• When is the tax calculated? The tax is generally paid on a calendar year basis. Practically, an employer may not be able to calculate the applicable cost of coverage a calendar year immediately after the calendar year ends due to various timing issues with different types of plans. For example, self-insured plans may not be able to calculate the applicable cost of coverage until the close of the plan’s run-out period. Similarly, employers with experience-rated contracts may need to factor in any premium discounts or rebates. The IRS identified a variety of timing issues and is considering different methods for addressing them. Account-based plans, like rollover HRAs and health FSAs with a carryover feature, are also addressed.
  • Do the controlled group rules apply? The answer is yes. Commonly owned entities may be considered a single employer for federal tax purposes. The IRS has solicited comments about the Cadillac Tax and its application to a controlled group, including which entity within the controlled group may be responsible for calculating and reporting the tax, and which entity may be liable for any penalties for failure to properly calculate or pay the tax. Employers who are members of a controlled group should watch these provisions closely. Work with your legal counsel to determine if you are part of a controlled group.
  • Special Issues for Account-Based Plans: Although the tax is paid on a calendar year basis, the tax must generally be calculated monthly. This means that a pro rata amount of the threshold will be allocated for each calendar month, and the applicable cost of coverage for that month will be compared to the pro rata amount of the threshold to determine if the applicable cost exceeds the threshold for that month. This approach may be problematic for employers who provide seed contributions to an employee’s HSA or health FSA during one month of the calendar year, as the applicable cost of coverage for that month could exceed the monthly threshold and trigger the tax, even though the annual cost is less than the annual threshold. To remedy this problem, the IRS has proposed a “smoothing” rule to allow contributions to be allocated ratably for each calendar month, regardless of when the contribution is actually made. This rule is generally beneficial for employers, and we hope it survives during future rulemaking.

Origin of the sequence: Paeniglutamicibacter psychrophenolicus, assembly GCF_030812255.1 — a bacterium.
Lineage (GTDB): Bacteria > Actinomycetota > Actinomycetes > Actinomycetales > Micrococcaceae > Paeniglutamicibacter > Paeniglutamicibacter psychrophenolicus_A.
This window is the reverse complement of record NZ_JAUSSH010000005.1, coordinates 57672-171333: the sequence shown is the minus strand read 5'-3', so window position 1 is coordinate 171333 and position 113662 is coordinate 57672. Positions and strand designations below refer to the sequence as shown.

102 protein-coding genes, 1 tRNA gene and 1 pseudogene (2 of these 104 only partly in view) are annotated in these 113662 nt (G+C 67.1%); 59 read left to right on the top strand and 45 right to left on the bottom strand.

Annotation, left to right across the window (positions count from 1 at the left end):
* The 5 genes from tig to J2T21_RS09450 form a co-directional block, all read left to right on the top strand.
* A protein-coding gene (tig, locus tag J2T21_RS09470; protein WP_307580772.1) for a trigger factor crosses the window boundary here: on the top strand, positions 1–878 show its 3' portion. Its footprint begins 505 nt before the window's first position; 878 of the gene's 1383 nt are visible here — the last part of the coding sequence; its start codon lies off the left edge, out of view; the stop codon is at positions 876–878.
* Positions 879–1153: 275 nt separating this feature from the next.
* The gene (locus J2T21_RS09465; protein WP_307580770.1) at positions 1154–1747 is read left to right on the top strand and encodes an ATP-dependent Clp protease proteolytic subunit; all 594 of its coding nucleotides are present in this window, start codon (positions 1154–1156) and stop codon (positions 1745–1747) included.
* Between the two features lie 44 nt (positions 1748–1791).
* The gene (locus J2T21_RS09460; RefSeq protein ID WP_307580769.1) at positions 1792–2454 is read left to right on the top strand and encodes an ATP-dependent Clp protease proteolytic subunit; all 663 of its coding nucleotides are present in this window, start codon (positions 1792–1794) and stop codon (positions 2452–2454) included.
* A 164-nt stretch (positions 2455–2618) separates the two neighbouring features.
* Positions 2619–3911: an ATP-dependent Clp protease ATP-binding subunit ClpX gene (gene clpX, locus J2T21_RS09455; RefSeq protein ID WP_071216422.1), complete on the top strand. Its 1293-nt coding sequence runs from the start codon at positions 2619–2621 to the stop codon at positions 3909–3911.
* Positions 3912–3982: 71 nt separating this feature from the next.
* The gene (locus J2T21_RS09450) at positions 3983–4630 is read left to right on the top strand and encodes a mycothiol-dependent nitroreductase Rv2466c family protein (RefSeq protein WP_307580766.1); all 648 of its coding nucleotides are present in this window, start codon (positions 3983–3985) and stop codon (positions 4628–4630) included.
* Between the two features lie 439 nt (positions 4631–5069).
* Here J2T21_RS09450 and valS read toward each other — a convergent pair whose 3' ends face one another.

Keep in mind that Notice 2015-52 is informational only, and is intended to solicit comments and input from stakeholders as part of the rule-making process. It doesn’t require any employer action. However, it does provide important insight into many practical issues and obligations that employers may face when (or if) the Cadillac Tax is implemented. This provision is unpopular with politicians on both sides of the aisle and bipartisan legislation has been introduced in an effort to repeal the tax. Additionally, multiple groups have been formed to lobby for repeal of the Cadillac Tax.

The provision is expected to raise a significant amount of revenue – revenue that may need to be replaced somehow if the Cadillac Tax is repealed. Lobbying groups argue that the revenue intended to be raised by the Cadillac Tax will never materialize if the tax is implemented in its current form because most employers will restructure their plans to avoid crossing the thresholds. Nevertheless, the question of revenue is likely to be a prominent one in repeal discussions. Employers, benefit advisers, and other industry stakeholders should not only keep a close eye on regulatory guidance as it continues to trickle out of the IRS, but also on the question of repeal and what might replace the Cadillac Tax if repeal occurs. We are monitoring the developments and will post updates on the Healthcare Reform Digest as new information is released.